From the moment I saw the grade and read his note, I knew it was the beginning of a riveting relationship. He was going to challenge me and, well, I think I’ve already established how I react to challenges.
“Melissa … You have a nice ‘poetic’ flare in your writing style, but be careful not to allow it to get in the way of a coherent analysis … I know … I have the same strength … and tendencies. [smiley face]” — Timothy Kirk, African American literature professor, wrote this on my limited critique “Power in Money: The Murder of Emmett Till,” January 17, 2007. It was the first analysis I wrote for that class. It received an “A-” and that received a twisted eyebrow from me. Minus!
Professor Kirk cultivated my already deep appreciation for African American literature, and he shoved me into sharper learning, always charging me to pluck out the profound, provocative and problematic elements of a story or style. He taught me that it wasn’t enough just to enjoy the stories; the stories needed to be understood. It wasn’t unusual for us to participate in out-of-class debates/heated discussions via e-mail or campus café chat. On those days, I struggled to squeeze my thoughts into my car on the 45-minute drive home.
He always made time for me and my battling bullet points. And today, he still nudges me to not allow something to get in my way. And I smile.
We need those people in our lives. You know the ones. The ones who make life just a little too uncomfortable. The ones who stretch our resilience. The ones who take the time. The ones who demand more from us. The ones who make us better. The ones who … care.
Not long after I started my current job, I asked some coworkers who “the ones” were for them. I was shocked at the response. Most people had difficulty thinking of a single one.
We have to do better. We must start taking young people under our wings and making their lives just a little too uncomfortable. And we all should have at least one mentor. That mentor should know that he or she has affected us in great capacities. Tell him or her. What harm could it do? Wouldn’t you want to know if you’ve left a stamp on someone’s life?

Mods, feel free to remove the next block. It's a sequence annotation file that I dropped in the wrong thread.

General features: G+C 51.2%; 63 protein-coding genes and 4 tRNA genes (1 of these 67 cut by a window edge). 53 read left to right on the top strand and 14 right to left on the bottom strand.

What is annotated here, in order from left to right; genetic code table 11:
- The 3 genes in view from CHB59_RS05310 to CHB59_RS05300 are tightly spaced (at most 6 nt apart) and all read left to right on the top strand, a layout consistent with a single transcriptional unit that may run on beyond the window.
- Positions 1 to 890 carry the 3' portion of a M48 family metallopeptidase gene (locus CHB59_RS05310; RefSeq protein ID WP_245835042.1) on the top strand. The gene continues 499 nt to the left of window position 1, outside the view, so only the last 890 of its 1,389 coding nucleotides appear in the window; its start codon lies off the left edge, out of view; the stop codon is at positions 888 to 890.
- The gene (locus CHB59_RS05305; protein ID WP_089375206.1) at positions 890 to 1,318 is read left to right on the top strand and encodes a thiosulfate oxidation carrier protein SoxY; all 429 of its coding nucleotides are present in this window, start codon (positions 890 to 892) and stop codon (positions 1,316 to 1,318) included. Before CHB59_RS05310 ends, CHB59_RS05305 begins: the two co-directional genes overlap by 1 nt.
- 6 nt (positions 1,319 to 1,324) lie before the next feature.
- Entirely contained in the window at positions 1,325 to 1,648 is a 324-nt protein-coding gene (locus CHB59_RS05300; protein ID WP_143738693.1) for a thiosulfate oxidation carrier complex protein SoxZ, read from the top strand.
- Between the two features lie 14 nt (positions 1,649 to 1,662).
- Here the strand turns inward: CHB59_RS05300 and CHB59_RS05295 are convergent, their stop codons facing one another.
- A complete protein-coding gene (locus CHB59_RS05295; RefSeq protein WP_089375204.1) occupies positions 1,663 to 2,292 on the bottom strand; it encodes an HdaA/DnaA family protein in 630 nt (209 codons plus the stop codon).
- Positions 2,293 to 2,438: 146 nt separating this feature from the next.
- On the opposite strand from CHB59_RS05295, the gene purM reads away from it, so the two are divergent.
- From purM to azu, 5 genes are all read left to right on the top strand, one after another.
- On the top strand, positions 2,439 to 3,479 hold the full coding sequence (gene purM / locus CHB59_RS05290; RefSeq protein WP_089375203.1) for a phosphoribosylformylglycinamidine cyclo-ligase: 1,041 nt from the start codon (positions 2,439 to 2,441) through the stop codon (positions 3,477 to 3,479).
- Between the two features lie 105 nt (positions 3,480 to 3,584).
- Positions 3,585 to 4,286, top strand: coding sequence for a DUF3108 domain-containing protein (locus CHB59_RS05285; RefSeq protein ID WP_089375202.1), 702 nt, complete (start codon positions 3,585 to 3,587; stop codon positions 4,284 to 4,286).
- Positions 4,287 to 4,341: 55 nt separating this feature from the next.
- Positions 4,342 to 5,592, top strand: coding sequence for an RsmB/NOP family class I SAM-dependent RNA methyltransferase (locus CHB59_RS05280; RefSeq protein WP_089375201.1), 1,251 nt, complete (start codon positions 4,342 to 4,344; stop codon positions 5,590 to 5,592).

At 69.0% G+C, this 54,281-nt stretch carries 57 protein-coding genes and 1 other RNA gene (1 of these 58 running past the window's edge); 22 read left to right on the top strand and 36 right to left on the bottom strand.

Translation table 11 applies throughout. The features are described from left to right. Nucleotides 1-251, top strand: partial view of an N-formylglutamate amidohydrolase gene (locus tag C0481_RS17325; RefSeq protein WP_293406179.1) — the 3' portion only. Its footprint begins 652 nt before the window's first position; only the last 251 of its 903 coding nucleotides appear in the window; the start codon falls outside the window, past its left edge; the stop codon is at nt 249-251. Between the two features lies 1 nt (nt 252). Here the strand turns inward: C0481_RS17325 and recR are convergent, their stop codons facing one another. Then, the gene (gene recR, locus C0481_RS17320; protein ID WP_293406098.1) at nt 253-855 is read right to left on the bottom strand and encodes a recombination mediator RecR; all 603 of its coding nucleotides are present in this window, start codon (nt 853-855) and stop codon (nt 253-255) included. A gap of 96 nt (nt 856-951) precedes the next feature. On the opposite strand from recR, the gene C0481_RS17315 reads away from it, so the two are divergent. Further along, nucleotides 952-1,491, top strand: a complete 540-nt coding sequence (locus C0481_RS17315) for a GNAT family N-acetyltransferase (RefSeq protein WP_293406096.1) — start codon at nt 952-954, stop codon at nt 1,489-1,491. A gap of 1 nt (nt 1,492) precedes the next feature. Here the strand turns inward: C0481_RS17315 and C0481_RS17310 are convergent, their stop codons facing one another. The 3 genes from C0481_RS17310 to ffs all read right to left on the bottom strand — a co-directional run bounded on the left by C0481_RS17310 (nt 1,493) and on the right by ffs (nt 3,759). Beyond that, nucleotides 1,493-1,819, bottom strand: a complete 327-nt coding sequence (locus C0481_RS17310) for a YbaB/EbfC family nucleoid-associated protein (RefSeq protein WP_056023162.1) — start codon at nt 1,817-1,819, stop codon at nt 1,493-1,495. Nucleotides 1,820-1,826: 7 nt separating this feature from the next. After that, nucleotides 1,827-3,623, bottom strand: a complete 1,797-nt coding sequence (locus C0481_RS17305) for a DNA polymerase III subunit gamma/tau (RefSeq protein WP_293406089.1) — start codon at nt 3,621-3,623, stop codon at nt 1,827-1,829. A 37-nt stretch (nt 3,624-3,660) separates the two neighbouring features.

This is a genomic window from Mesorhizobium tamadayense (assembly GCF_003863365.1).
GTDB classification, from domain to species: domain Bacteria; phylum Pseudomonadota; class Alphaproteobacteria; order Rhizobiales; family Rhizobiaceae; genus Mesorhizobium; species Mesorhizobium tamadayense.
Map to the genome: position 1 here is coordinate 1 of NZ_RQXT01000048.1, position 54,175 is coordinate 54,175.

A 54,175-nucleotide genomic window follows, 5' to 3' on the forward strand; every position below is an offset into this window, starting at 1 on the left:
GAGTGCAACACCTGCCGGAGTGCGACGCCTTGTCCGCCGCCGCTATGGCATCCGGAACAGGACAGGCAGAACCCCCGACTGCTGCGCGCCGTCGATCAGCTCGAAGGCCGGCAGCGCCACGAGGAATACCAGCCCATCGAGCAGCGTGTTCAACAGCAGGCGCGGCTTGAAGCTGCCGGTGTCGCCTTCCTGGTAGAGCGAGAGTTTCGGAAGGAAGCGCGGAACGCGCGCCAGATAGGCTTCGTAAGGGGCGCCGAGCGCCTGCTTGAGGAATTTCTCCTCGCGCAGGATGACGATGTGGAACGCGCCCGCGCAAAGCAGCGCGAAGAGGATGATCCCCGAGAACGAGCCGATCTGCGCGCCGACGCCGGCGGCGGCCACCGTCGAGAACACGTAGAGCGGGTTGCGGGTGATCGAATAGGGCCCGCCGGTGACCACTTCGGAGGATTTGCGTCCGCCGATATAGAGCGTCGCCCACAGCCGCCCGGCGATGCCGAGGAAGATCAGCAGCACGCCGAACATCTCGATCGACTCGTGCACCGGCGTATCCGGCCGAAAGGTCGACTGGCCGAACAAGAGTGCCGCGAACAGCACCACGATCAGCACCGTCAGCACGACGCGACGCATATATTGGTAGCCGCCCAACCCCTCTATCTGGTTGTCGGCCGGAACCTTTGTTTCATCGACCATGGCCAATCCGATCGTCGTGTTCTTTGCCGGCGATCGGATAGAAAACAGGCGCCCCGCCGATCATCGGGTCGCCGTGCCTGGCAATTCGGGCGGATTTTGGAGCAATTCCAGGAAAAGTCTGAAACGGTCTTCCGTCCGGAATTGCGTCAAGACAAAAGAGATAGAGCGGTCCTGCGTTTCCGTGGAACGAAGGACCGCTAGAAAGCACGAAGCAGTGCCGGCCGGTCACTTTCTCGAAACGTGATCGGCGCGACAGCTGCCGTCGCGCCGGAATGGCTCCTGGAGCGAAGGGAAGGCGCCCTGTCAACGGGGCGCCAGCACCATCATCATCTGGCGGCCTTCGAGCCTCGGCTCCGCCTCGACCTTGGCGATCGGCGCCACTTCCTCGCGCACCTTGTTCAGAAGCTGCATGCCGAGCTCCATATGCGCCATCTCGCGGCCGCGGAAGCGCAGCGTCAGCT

My challenge to you is to recognize, seek out and thank your mentors. Before it’s too late. It’s only fair; I mean, you wouldn’t be who you are if it weren’t for them.
Below I’ve listed 17 names (I could’ve listed more, actually) of other people who, at some point in my life, have taken me under their wing and contributed to my development. Each one recognized something in me and went out of his or her way to cultivate it. This list does not include family members; they’re on an untouchable list of their own.
Please forgive me if I’ve misspelled anyone’s name. Or if you start hearing the Academy Award music before I’m finished. I’ve tried to list only one example each, but each one is much more to me than there is writing space.
- Cheryl Haines, Elementary music teacher: made me audition for my first musical in fifth grade.
- John Burton, Director/choreographer/singer: invited me to dance/sing for his (one-man) show.
- Roberta Stoughton, High school music teacher: physically pushed me at times to be better. At everything.
- Charles Corritore, General manager of Erie Playhouse/director/actor/singer/dancer: cast me in A Chorus Line, kissed me in Singin’ in the Rain, sent me encouraging e-mails when I lived in Germany.
- Betsy Hermann, Singer/actress/dancer: made me forget our age difference and showed me the ropes to humble stardom (by modest terms, of course).
- Angela Fels, Voice teacher: invited me to sing with her band at the policeman’s ball.
- Leslie Edwards, Dancer: made me forget our age difference and showed me there was more to dance than Dolly Dinkle schools. Introduced me to No. 8.
- Jean-marc and Dafna Rathouse-Baier, Teachers of dance and life: sit in my soul food. They are my bloodline.
- Robert North, Swim coach/physical education teacher: shaped me as a stronger swimmer and student of life. Oh — and he swam Lake Erie.
- Ruth “Ruthie” Andrien, Modern dance teacher/former Paul Taylor Dance Co. member: walked to the back of the studio, grabbed me by the hand and led me to a spot next to her. She whispered intensely: “Melissa, you are a leader of your peers. You belong up front because they watch you. I don’t ever want to see you in the back of my classroom again.” She’s the same teacher who, during my freshman year at UArts, sent me with two seniors to New York City to audition for Paul Taylor Dance Co.
- Larry Kornfehl, Dance captain/manager: called the casting director before the second day of rehearsals and told her she needed to hire me full time. I was working full time the next day.
- Stacey Johnson-Bew, Casting director: called me while I was in Germany and said she’d heard I wasn’t happy there. She flew me back to the states to reassume my position.
- Anthony Dixon, Husband/king of my prince: taught me how to be grounded and that people want and need my attention.
- Gloria Rich, Christian sister: made me aware that dance was my Spirit gift. Also was instrumental in my prince’s development.
- Pastor Ed Keaton — I used to call him Dad. That’s all I need to say.
- Dr. Rickey A. Cotton, English professor: taught me how to think. He once asked me if I’d missed my calling to become a lawyer.
- Joshua Hill, English professor: encouraged me to follow my faith — regardless of circumstances — and stayed after hours to discuss advanced grammar and teaching.